To Maximianus, Bishop of Syracuse.
Gregory to Maximianus, etc.
I remember to have often admonished you to be by no means hasty in passing sentence. And lo, I have now learned that your Fraternity in a fit of anger has excommunicated the most reverend abbot Eusebius. Now I am much astonished that neither his former conversation, nor his advanced age, nor his long-continued sickness, could turn your mind from wrath. For, whatever his transgression may have been, the very affliction of sickness ought to have sufficed as a scourge for him. For to one crushed by divine discipline it was superfluous to add human scourges. But perhaps you have been allowed to exceed in the case of such a person, in order that you might become more cautious in the case of others of less account, and ponder long when you are disposed to smite any one through a sentence. Yet still comfort this same man with a sweetness proportionate to the fury with which you have exasperated him, since it is very unjust that the very persons who have loved you most should find you without cause most bitter against themselves.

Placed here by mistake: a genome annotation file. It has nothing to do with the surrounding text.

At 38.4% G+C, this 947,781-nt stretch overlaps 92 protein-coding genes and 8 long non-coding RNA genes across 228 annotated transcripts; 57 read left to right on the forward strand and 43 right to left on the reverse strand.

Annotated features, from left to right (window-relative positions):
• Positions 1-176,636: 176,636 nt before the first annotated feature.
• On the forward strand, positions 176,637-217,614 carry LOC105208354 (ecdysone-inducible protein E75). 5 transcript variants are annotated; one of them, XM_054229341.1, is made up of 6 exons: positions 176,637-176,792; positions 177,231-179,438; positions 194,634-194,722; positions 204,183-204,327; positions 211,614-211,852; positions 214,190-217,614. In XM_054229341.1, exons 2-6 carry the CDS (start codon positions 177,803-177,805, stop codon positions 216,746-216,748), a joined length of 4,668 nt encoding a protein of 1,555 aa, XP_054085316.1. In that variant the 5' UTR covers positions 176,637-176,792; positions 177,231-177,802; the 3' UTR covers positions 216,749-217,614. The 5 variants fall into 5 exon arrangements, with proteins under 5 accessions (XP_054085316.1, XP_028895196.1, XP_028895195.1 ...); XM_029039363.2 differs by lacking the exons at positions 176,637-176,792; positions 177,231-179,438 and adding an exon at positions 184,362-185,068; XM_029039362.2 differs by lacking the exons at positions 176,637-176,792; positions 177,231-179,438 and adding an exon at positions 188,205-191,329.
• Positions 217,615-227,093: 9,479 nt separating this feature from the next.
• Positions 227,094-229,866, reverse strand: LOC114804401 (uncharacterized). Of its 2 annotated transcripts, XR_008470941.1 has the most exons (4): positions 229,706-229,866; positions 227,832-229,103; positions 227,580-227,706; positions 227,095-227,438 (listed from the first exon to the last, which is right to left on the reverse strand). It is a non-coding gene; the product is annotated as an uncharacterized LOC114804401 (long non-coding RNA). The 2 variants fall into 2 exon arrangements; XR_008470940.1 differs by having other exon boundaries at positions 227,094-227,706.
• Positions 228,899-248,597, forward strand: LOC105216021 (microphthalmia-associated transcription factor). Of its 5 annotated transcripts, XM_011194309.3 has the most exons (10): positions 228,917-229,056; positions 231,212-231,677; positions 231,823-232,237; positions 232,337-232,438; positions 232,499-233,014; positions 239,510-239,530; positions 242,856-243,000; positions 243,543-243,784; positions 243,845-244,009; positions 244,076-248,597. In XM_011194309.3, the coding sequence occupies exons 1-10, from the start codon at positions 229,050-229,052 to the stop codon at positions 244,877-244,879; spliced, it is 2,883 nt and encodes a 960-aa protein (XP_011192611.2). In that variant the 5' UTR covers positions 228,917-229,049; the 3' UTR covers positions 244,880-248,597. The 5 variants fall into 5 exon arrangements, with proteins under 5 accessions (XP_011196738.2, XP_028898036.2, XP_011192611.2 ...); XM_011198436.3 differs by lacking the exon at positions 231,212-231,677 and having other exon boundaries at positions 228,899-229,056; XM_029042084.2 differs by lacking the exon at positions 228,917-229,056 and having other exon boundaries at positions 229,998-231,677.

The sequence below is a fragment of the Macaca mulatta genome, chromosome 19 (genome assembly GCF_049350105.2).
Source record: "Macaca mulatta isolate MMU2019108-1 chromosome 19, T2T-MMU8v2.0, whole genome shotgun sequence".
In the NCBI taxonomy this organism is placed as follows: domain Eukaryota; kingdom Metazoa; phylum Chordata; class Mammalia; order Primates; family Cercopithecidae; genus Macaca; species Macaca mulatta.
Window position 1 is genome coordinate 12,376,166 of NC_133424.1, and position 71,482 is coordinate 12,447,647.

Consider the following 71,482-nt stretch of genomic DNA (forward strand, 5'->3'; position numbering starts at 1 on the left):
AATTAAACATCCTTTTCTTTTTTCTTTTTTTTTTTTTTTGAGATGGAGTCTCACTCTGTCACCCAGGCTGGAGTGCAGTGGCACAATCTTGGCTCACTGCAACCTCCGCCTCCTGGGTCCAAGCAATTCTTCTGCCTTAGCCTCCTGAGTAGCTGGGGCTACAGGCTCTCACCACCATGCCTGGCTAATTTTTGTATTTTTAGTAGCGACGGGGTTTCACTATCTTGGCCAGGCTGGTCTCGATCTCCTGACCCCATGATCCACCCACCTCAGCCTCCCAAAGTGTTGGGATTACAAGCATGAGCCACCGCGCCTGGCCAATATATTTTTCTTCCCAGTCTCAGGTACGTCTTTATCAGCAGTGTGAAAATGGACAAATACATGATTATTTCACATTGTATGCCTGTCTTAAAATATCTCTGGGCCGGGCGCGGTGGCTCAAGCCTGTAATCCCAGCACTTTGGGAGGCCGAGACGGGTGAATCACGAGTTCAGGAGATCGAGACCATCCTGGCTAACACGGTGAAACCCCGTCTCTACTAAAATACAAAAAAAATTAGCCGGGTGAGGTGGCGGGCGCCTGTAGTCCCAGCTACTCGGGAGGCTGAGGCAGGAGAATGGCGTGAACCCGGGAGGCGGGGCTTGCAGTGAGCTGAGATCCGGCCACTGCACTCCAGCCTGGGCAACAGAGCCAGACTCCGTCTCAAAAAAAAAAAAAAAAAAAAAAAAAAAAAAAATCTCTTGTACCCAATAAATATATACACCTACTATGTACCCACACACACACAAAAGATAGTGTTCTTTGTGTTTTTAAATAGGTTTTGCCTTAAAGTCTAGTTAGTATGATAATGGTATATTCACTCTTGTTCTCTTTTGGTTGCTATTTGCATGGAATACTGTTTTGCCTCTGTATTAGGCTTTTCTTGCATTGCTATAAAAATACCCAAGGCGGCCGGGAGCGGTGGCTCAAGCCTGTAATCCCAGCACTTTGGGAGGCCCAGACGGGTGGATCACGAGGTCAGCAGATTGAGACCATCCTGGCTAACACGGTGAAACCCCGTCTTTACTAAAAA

Source. Translated by James Barmby. From Nicene and Post-Nicene Fathers, Second Series, Vol. 12. Edited by Philip Schaff and Henry Wace. (Buffalo, NY: Christian Literature Publishing Co., 1895.) Revised and edited for New Advent by Kevin Knight. <http://www.newadvent.org/fathers/360202034.htm>.
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